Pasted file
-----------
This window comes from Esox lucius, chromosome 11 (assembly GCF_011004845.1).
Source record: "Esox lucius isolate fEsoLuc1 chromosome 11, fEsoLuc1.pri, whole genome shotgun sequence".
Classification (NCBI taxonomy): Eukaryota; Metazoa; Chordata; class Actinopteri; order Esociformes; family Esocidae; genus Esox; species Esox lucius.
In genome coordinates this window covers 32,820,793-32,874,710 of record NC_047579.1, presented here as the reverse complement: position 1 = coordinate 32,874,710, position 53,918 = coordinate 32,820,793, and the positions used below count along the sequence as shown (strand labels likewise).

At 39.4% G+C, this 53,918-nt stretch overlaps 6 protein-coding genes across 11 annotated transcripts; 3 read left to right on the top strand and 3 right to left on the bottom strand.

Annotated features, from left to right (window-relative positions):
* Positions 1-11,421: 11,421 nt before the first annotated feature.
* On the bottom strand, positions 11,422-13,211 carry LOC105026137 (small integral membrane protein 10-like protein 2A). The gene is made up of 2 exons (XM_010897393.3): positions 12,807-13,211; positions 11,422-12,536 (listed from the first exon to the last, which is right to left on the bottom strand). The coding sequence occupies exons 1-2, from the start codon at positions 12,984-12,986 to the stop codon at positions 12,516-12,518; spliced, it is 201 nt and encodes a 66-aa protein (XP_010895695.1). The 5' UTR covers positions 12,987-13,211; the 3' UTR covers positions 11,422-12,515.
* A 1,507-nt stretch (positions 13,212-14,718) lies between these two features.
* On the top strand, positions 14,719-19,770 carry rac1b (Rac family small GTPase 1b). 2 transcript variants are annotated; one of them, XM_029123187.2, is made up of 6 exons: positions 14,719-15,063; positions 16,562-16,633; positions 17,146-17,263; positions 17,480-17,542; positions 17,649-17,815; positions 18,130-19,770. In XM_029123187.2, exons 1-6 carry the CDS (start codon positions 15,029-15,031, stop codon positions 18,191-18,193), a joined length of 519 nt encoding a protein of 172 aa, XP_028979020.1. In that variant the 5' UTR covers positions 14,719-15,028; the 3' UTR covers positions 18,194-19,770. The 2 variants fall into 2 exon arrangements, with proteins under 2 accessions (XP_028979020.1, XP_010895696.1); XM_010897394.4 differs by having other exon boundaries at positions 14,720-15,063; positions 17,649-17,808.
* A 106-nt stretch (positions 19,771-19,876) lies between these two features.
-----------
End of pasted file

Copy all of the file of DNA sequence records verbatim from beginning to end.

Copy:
This window comes from Esox lucius, chromosome 11 (assembly GCF_011004845.1).
Source record: "Esox lucius isolate fEsoLuc1 chromosome 11, fEsoLuc1.pri, whole genome shotgun sequence".
Classification (NCBI taxonomy): Eukaryota; Metazoa; Chordata; class Actinopteri; order Esociformes; family Esocidae; genus Esox; species Esox lucius.
In genome coordinates this window covers 32,820,793-32,874,710 of record NC_047579.1, presented here as the reverse complement: position 1 = coordinate 32,874,710, position 53,918 = coordinate 32,820,793, and the positions used below count along the sequence as shown (strand labels likewise).

At 39.4% G+C, this 53,918-nt stretch overlaps 6 protein-coding genes across 11 annotated transcripts; 3 read left to right on the top strand and 3 right to left on the bottom strand.

Annotated features, from left to right (window-relative positions):
* Positions 1-11,421: 11,421 nt before the first annotated feature.
* On the bottom strand, positions 11,422-13,211 carry LOC105026137 (small integral membrane protein 10-like protein 2A). The gene is made up of 2 exons (XM_010897393.3): positions 12,807-13,211; positions 11,422-12,536 (listed from the first exon to the last, which is right to left on the bottom strand). The coding sequence occupies exons 1-2, from the start codon at positions 12,984-12,986 to the stop codon at positions 12,516-12,518; spliced, it is 201 nt and encodes a 66-aa protein (XP_010895695.1). The 5' UTR covers positions 12,987-13,211; the 3' UTR covers positions 11,422-12,515.
* A 1,507-nt stretch (positions 13,212-14,718) lies between these two features.
* On the top strand, positions 14,719-19,770 carry rac1b (Rac family small GTPase 1b). 2 transcript variants are annotated; one of them, XM_029123187.2, is made up of 6 exons: positions 14,719-15,063; positions 16,562-16,633; positions 17,146-17,263; positions 17,480-17,542; positions 17,649-17,815; positions 18,130-19,770. In XM_029123187.2, exons 1-6 carry the CDS (start codon positions 15,029-15,031, stop codon positions 18,191-18,193), a joined length of 519 nt encoding a protein of 172 aa, XP_028979020.1. In that variant the 5' UTR covers positions 14,719-15,028; the 3' UTR covers positions 18,194-19,770. The 2 variants fall into 2 exon arrangements, with proteins under 2 accessions (XP_028979020.1, XP_010895696.1); XM_010897394.4 differs by having other exon boundaries at positions 14,720-15,063; positions 17,649-17,808.
* A 106-nt stretch (positions 19,771-19,876) lies between these two features.